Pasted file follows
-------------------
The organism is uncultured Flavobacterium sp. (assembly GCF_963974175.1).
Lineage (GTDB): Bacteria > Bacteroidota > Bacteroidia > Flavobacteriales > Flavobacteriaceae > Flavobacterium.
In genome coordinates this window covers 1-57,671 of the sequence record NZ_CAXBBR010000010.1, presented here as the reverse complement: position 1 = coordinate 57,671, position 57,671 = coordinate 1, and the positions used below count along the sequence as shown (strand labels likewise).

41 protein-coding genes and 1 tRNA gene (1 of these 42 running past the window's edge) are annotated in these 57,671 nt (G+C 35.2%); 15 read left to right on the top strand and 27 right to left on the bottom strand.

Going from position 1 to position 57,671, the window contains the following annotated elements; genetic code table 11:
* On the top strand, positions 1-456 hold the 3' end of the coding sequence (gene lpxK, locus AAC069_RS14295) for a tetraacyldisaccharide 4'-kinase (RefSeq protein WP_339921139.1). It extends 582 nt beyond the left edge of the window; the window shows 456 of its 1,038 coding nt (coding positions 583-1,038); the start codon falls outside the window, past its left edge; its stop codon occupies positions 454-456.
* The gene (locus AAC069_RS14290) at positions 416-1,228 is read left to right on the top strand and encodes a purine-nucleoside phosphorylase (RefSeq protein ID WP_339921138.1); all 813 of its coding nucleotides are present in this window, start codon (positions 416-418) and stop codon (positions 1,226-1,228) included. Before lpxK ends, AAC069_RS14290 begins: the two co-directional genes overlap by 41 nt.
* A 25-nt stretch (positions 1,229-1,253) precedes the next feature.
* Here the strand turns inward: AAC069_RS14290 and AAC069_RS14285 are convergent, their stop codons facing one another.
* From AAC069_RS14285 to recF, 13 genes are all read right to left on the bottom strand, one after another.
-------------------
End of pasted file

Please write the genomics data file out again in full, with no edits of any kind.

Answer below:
The organism is uncultured Flavobacterium sp. (assembly GCF_963974175.1).
Lineage (GTDB): Bacteria > Bacteroidota > Bacteroidia > Flavobacteriales > Flavobacteriaceae > Flavobacterium.
In genome coordinates this window covers 1-57,671 of the sequence record NZ_CAXBBR010000010.1, presented here as the reverse complement: position 1 = coordinate 57,671, position 57,671 = coordinate 1, and the positions used below count along the sequence as shown (strand labels likewise).

41 protein-coding genes and 1 tRNA gene (1 of these 42 running past the window's edge) are annotated in these 57,671 nt (G+C 35.2%); 15 read left to right on the top strand and 27 right to left on the bottom strand.

Going from position 1 to position 57,671, the window contains the following annotated elements; genetic code table 11:
* On the top strand, positions 1-456 hold the 3' end of the coding sequence (gene lpxK, locus AAC069_RS14295) for a tetraacyldisaccharide 4'-kinase (RefSeq protein WP_339921139.1). It extends 582 nt beyond the left edge of the window; the window shows 456 of its 1,038 coding nt (coding positions 583-1,038); the start codon falls outside the window, past its left edge; its stop codon occupies positions 454-456.
* The gene (locus AAC069_RS14290) at positions 416-1,228 is read left to right on the top strand and encodes a purine-nucleoside phosphorylase (RefSeq protein ID WP_339921138.1); all 813 of its coding nucleotides are present in this window, start codon (positions 416-418) and stop codon (positions 1,226-1,228) included. Before lpxK ends, AAC069_RS14290 begins: the two co-directional genes overlap by 41 nt.
* A 25-nt stretch (positions 1,229-1,253) precedes the next feature.
* Here the strand turns inward: AAC069_RS14290 and AAC069_RS14285 are convergent, their stop codons facing one another.
* From AAC069_RS14285 to recF, 13 genes are all read right to left on the bottom strand, one after another.